Are you tempted to buy the cheap supermarket milk? Think again and be better informed to make healthier choices for you and your children!

Things you need to know before you buy milk

  • Choose full-fat organic milk – commercially available milk that has been pasteurised, homogenised, had fat removed, comes from cows treated with antibiotics and hormones, fed by heavily sprayed grains; and contains preservatives added to make it last – is a highly processed food that is allergic and inflammatory for many people. This is not what we would call real milk!
  • Check labels for extra ingredients – make sure the milk doesn’t contain unnecessary ingredients such as permeate by buying brands that clearly state they don’t add it (one of them is Aussie Farmers Direct). Permeate is the watery, greenish waste produced during the processing of other dairy products, especially cheese. In 2008, some NSW farmers accused the milk industry of adding up to 12% permeate to milk to dilute it thus cutting production costs.
  • In Australia, the food standards code allows producers to dilute milk with so called “milk components”. For example, at present milks are not labelled for permeate levels although some companies state ‘permeate free’ on milk cartons. Still, it’s worth checking labels before buying any milk. If you see any ingredients you don’t know, do your research to find out what you are actually drinking or buy another brand with just milk in a box. Milk safety is worth it!
  • Choose full-fat milk – skim and low-fat milks are high in carbohydrates (to substitute the fat that was taken out), contain damaged fats and cholesterol as a result of adding powdered, denatured whole milk after the cream is removed in processing to add ‘body’ to the texture. All pasteurised milks contain rancid and damaged fats as a result of the process itself contributing to casein (type of milk protein) sensitivity. So if you are on a low carbohydrate diet, re-think your weight loss ‘strategy’ of drinking low fat milk.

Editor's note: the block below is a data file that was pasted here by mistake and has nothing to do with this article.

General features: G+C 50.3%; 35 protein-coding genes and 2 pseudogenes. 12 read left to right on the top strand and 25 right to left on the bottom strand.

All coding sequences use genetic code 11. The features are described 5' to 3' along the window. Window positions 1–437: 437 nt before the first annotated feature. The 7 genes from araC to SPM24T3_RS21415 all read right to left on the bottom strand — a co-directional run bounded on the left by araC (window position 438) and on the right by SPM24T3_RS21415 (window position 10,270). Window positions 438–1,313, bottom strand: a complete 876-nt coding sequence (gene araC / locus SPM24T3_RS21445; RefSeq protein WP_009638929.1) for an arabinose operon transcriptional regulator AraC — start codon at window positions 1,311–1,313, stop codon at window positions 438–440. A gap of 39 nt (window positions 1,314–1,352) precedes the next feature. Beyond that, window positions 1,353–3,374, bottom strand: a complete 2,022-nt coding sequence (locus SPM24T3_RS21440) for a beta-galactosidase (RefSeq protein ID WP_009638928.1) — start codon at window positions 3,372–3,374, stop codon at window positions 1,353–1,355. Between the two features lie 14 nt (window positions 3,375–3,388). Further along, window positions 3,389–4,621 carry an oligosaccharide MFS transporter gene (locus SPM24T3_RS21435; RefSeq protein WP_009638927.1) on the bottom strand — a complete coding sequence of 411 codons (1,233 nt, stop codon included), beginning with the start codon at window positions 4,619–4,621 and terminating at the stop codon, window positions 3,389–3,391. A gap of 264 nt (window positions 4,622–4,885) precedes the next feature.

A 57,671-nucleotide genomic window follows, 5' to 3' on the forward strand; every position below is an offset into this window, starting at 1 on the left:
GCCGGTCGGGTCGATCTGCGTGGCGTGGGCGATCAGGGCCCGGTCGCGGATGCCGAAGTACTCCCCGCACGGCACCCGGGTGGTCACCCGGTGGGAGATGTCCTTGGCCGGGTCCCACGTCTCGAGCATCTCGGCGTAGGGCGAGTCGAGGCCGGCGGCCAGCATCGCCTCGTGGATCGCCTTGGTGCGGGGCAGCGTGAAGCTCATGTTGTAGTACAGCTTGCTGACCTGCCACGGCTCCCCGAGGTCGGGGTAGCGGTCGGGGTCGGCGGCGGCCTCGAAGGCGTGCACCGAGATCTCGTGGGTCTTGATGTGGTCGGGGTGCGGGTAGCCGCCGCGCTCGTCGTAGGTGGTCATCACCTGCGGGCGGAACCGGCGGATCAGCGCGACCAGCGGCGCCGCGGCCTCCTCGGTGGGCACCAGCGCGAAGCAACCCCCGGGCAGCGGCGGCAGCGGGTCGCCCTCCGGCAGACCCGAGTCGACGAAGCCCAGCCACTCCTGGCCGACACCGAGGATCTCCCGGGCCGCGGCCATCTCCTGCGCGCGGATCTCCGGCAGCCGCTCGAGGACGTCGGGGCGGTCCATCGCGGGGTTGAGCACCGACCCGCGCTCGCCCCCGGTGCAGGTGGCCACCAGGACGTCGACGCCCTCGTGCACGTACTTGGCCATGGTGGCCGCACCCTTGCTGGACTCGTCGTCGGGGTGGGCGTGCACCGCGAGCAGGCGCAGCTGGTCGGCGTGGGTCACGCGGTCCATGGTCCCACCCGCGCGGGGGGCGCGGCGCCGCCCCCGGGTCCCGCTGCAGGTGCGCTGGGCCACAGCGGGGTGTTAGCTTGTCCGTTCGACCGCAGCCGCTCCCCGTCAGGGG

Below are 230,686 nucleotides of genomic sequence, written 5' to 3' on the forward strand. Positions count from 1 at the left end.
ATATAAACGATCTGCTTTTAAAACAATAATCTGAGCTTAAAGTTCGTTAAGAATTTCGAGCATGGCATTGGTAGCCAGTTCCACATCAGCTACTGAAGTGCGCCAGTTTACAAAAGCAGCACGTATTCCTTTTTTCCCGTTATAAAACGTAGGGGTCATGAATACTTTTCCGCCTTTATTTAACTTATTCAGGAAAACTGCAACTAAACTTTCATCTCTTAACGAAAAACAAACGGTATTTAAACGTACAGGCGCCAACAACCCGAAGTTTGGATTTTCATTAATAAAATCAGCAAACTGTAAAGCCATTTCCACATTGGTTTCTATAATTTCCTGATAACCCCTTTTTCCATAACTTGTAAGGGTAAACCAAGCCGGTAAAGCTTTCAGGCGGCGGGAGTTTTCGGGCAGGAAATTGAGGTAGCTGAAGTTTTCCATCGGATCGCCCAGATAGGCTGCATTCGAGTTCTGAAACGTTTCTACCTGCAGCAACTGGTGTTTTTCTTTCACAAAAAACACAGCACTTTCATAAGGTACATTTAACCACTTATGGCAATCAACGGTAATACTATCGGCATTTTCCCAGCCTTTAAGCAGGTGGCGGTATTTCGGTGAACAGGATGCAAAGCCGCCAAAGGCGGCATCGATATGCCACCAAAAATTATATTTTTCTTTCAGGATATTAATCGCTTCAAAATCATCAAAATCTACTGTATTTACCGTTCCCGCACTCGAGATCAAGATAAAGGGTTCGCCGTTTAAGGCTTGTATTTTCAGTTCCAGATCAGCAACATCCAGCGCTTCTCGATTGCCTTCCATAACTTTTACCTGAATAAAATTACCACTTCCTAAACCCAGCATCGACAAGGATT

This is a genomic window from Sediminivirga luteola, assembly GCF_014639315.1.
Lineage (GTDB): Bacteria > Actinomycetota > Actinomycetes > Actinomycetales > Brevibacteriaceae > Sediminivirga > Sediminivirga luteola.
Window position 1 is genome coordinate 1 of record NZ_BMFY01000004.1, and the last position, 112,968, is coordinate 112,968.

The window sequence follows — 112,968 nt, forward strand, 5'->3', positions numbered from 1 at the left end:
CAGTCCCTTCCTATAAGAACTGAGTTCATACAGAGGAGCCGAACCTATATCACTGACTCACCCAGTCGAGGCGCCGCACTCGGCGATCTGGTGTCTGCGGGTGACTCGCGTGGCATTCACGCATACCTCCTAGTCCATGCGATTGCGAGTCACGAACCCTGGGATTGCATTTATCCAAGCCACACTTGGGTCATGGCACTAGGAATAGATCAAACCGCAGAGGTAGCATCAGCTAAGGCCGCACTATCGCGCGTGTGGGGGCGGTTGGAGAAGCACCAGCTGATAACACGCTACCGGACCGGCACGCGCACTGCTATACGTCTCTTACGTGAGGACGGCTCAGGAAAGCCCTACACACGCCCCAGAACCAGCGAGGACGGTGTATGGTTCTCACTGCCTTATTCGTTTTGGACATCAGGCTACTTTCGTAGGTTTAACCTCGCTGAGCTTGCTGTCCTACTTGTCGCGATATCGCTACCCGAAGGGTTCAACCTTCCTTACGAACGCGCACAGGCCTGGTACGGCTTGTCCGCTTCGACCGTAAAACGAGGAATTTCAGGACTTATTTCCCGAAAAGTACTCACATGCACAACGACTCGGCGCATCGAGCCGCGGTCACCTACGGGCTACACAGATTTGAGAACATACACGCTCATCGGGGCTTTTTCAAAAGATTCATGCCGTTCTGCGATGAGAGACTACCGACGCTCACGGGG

• Use organic butter and cream instead of milk – both should be used more liberally, especially by people who are casein sensitive as they contain very little or none of it. Also, you need less of them to achieve desired taste and consistency of foods. Don’t be scared of adding them back to your diet, the benefits are many!
  • Type of milk you buy could be of crucial importance – opt for A2 milk readily available in supermarkets, if you decide to include milk in your diet – consider the pros and cons of drinking milk in this informative article.

What is A2 milk?

Most people don’t realise that there actually are two types of cow milk: A1 and A2. Cows that produce A1 milk are descended from cows that around 8,000 to 10,000 years ago went through a genetic mutation. A2 is the original un-mutated type. The difference between A1 and A2 is that in the A1 variety there is a substitution of an amino acid in a particular position on a casein molecule.

Without going into too much detail, this substitution can cause a seven-amino acid fragment to break off when digested. This fragment has opioid (narcotic) properties appears to play a role in some autoimmune conditions including Type 1 (early onset) diabetes, as well as possibly causing arterial disease later in life.

It is known that the cows produce three types of milk: 100% A2 milk, 50% of both A1 and A2, and 100% A1 milk. It is easy to breed cows to produce 100% A2 milk and create a large supply of pure A2 milk. This would have huge beneficial health effects; alas commercial vested interests and government regulators protect the powerful dairy industry which has heavily invested in cows producing A1 milk.

If breeding out of A1 cows was allowed this may have consumers questioning the safety of the milk they are currently drinking and it would lead to an overall drop in milk consumption and significant commercial loses.

I think it’s appalling that our wellbeing is compromised in the interest of commercial enterprise. However, we can use our ‘consumer power’ to purchase A2 milk and force the dairy industry to change. Next time you get milk, make a better choice for yourself, your family and support the producers of good quality milk!

Good health and blessings